Basically we take resources from the earth, we manufacture them into products, and then we throw them into a giant hole in the ground. Living this way makes absolutely no sense. We will run out of resources. 

Resources are valuable. So why aren’t we doing anything with them? Of course recycling plays a tiny, tiny role in trying to recover some materials, but it’s just not the solution. 

Products need to be designed with complete absorption back into the manufacturing process. 

When we resume products back into the system fully, we have what’s called a circular economy. This circular economy reflects nature. In nature there is no trash or waste. A “waste” product like poop is actually vital to the system. It provides vital nutrients to plants. 

Living in a linear economy seemed fairly stable until we started consuming at higher rates and planned obsolescence became normal. Now we’re consuming at a completely unsustainable rate. 

instability and earth overshoot day: 

We’re currently consuming 1.5 earths worth of resources each year and we have a day to mark it called Earth Overshoot Day.

It’s the day that we’ve consumed all of the resources the earth can sustainably produce for the coming year. 

We hit it on August 2, 2017 and each year the day is moved up earlier and earlier on the calendar.

The problem is becoming worse and worse, so what can we do? 

living zero waste: 

There are actually a lot of things we can do. 

First, we can try to live a zero waste lifestyle. A zero waste lifestyle aims to live like older generations. It’s using our personal lives and personal consumption habits as an act of rebellion or protest. 

We focus on buying only what we need. Reusing what we have as long as we can by performing regular maintenance, repairing, opting for non-disposable options when possible, and purchasing second hand. 

Lastly we focus on recycling and composting. The goal is to try to reduce and reuse as much as possible first.  

So, before you recycle something, can you use it for something else? Before you compost it can you eat those scraps

Is this a perfect way of living? No, of course not. Does it completely represent a circular economy? No, of course not. 

We’re living in a flawed system, but what it does is challenge the norm. It brings about new ideas and innovations. 

We tend to forget how much power the consumer has. When enough people stand up and say, “We want circular!!” More businesses are going to start looking at circular solutions. 

It’s amazing how many zero waste or low waste shops have popped up in the last several years simply because the demand is there! Keep demanding change, and change will come. 

Trying to live more sustainably doesn’t have to be rocket science. Just find a few things that work with your schedule. I always recommend people start with the big four. But, honestly just try something new! 

Once you’ve mastered one thing, then try another. It takes a lot of time, but with patience and perseverance you can make a huge impact with a few small changes. 

RELATED: The Ultimate Step-By-Step Guide Going Zero Waste

finding community: 

The next thing you can do, once you feel like you have a firm grasp on sustainable changes you’ve made in your life, look for a supportive community.

It’s always easier to enter into activism with a local supportive group. I just wrote a whole post on this subject because it’s an important first step when lobbying for big change.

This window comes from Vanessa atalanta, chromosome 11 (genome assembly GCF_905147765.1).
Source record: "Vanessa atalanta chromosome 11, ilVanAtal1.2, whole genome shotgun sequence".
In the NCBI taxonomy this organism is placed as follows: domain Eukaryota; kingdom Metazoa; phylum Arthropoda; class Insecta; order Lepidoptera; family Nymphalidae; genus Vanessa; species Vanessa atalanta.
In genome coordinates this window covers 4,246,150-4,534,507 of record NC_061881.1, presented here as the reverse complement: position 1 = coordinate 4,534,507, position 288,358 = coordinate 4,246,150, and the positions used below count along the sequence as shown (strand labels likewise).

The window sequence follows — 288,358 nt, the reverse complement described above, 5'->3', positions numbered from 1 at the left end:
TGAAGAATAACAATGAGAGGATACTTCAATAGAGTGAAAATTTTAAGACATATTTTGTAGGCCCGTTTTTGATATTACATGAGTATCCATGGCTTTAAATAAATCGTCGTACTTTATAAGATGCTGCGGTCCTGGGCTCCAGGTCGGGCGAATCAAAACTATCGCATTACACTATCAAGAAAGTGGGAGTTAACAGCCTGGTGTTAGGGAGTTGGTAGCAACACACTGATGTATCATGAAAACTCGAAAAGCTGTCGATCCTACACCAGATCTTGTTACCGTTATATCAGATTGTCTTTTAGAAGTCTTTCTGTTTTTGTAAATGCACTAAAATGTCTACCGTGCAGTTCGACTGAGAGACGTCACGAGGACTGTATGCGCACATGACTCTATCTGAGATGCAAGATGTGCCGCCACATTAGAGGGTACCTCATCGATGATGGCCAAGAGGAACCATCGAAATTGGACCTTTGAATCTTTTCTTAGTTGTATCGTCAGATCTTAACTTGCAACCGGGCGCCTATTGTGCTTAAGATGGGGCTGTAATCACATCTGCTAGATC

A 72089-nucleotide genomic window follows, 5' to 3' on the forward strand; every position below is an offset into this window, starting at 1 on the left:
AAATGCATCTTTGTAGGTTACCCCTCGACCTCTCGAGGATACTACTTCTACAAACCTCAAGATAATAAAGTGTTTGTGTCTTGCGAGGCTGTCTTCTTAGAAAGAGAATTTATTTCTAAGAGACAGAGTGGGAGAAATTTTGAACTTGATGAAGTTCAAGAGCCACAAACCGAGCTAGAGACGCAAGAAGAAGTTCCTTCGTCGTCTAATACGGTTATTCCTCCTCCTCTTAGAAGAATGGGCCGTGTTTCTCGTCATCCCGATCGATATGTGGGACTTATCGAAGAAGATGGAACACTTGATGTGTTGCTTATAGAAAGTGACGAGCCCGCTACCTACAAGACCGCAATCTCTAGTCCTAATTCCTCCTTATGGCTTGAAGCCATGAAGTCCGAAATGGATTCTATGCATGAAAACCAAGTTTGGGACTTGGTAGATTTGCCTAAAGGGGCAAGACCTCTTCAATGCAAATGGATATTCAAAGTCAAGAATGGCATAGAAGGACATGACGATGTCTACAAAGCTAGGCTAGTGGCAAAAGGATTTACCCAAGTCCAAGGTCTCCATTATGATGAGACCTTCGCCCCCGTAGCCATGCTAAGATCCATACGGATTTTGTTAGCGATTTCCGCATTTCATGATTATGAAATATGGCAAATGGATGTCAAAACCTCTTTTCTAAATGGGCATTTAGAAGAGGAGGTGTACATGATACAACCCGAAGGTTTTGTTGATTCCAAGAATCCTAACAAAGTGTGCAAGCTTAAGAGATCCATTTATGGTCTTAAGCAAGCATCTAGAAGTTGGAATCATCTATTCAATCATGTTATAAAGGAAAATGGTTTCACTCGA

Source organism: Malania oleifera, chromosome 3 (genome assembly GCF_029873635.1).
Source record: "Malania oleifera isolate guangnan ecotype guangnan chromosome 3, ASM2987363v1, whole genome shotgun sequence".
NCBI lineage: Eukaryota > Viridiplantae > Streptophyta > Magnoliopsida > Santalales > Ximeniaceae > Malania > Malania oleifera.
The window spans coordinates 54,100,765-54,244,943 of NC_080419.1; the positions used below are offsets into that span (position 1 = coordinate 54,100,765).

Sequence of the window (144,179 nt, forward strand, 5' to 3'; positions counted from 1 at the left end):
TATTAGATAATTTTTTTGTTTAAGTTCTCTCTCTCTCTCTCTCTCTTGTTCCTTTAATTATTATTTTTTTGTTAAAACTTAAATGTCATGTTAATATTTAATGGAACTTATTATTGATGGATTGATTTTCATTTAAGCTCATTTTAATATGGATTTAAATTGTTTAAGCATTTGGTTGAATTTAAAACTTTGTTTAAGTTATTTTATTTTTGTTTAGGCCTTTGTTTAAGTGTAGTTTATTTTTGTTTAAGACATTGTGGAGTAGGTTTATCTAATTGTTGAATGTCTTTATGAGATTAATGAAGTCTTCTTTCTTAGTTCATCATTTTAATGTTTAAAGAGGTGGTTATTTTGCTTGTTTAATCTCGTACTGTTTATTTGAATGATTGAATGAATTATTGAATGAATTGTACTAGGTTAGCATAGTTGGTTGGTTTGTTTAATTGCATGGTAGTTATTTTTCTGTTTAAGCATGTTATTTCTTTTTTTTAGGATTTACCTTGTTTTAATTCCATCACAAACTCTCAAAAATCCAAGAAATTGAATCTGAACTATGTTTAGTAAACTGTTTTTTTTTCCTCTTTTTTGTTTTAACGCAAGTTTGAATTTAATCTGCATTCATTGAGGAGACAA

working to change businesses:

Then the next step is working as a local community to apply pressure to local businesses. This will be the next blog post in my series. There’s a lot I want to cover here, but it starts with small business. 

What can small businesses do? Maybe the coffee shop incentivizes the use of bringing your own mug.

Maybe they start charging for disposable take away cups, maybe you get the grocery store to put up signs about rethinking plastic bags. 

Eva from Kind Planet got these signs up in her local grocery store. How cool is that!? 

It’s always much easier to enact change at the local level, but eventually we have to take it to the top to the major polluters like Coca-Cola and Nestle.

But, that can’t happen until there’s more awareness and more people power. 

In order to get more awareness and people power, it has to start small. Movements don’t happen quickly. They happen slowly and take lots of energy and lots of man power. 

working to change policy:

Once there’s general unrest, you can start to form policy. The people must first act so policy can react. 

Once again, this starts at the local level. With California’s bag ban, enough counties and cities passed bag bans that it became too complicated.

In order to simplify and streamline all of the bag ban laws the whole state decided on one policy. 

It takes enough people at the local level with their local community to push for change. This happens city and county wide, then state wide, then nationally. 

Then once the national laws go into effect, this changes the practices of the larger companies and businesses and the smaller business, then it affects the consumer. Then we start the cycle again. 

For more information on getting involved in your local government, you can read this blog post here. 

I feel that there is general unrest in the zero waste movement simply because things move slowly.  The solution is to go local.

We have to be present in our own communities. We have to be working for legislation, influencing businesses, and growing a local community at the grassroots level.  

Change is coming, and it’s all thanks to you! 

Each and every one of you play a vital role in this movement. It’s not about fitting your trash in a jar (that’s a media gimmick).

It’s not about winning zero waste. It’s not a competition to see who’s the most environmentally friendly, the most vegan, the most sustainable, or the most plastic free. 

It’s just about trying. 

And, not everyone will be able to participate fully at all times. Some may never be able to participate, and that’s OK! 

It’s just a whole bunch of people trying to enact change where they can and using their voice to rewrite the system. Using their voice to demand change. Using their choices and purchases as an act of protest. 

It’s not about perfection; It’s about making better choices. 

I leave you with this amazing video about the circular economy. I hope you’re inspired and come away with a new passion for zero waste and what it really means. 

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  1. "I had absolutely no idea that slavery in the fishing industry was a problem."

    Neither did I!!

    Thanks for writing about this; sometimes I consider giving up Zero Waste blogs, since I run into so much of the same info again and again— but there’s still plenty to learn about how our choices affect others and what happens when we aren’t looking.

  2. I loved that you recorded the post! You actually have a very nice voice, and it allowed me to listen to it while pretending I was working, so win-win, I guess.

  3. Really nice post. We are planing to lunch few products such as beeswax wraps and cotton produce bags to compliment zero waste movement and contribute to changes. Great blog site.